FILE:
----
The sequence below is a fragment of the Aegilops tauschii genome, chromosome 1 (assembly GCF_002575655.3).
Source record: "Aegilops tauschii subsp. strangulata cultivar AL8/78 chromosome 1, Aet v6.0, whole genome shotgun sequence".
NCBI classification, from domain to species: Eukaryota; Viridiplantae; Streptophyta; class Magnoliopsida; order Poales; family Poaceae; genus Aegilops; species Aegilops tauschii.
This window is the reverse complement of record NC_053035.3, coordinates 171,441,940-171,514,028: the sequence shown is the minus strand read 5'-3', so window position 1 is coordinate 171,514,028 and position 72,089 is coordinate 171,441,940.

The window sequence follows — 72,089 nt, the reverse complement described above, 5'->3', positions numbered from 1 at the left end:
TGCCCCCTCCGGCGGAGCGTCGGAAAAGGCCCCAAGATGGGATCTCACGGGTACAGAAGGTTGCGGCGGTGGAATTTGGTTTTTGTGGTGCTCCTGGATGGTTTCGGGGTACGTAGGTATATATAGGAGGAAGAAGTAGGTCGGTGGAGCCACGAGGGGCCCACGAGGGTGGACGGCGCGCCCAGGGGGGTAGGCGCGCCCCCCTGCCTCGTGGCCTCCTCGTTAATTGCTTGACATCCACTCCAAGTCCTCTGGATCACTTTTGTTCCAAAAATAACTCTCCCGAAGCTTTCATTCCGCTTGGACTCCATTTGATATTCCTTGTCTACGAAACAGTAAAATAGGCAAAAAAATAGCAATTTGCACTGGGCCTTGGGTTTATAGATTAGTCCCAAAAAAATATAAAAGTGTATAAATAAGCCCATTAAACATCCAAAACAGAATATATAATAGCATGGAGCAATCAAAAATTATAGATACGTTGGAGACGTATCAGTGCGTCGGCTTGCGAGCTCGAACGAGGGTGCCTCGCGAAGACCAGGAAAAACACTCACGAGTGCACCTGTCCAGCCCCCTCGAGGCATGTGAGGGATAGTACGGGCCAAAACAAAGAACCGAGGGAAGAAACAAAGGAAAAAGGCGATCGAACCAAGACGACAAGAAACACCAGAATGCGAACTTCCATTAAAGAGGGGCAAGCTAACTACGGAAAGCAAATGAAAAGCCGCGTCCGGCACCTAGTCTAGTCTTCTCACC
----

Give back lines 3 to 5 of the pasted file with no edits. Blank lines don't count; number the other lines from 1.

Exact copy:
NCBI classification, from domain to species: Eukaryota; Viridiplantae; Streptophyta; class Magnoliopsida; order Poales; family Poaceae; genus Aegilops; species Aegilops tauschii.
This window is the reverse complement of record NC_053035.3, coordinates 171,441,940-171,514,028: the sequence shown is the minus strand read 5'-3', so window position 1 is coordinate 171,514,028 and position 72,089 is coordinate 171,441,940.

The window sequence follows — 72,089 nt, the reverse complement described above, 5'->3', positions numbered from 1 at the left end: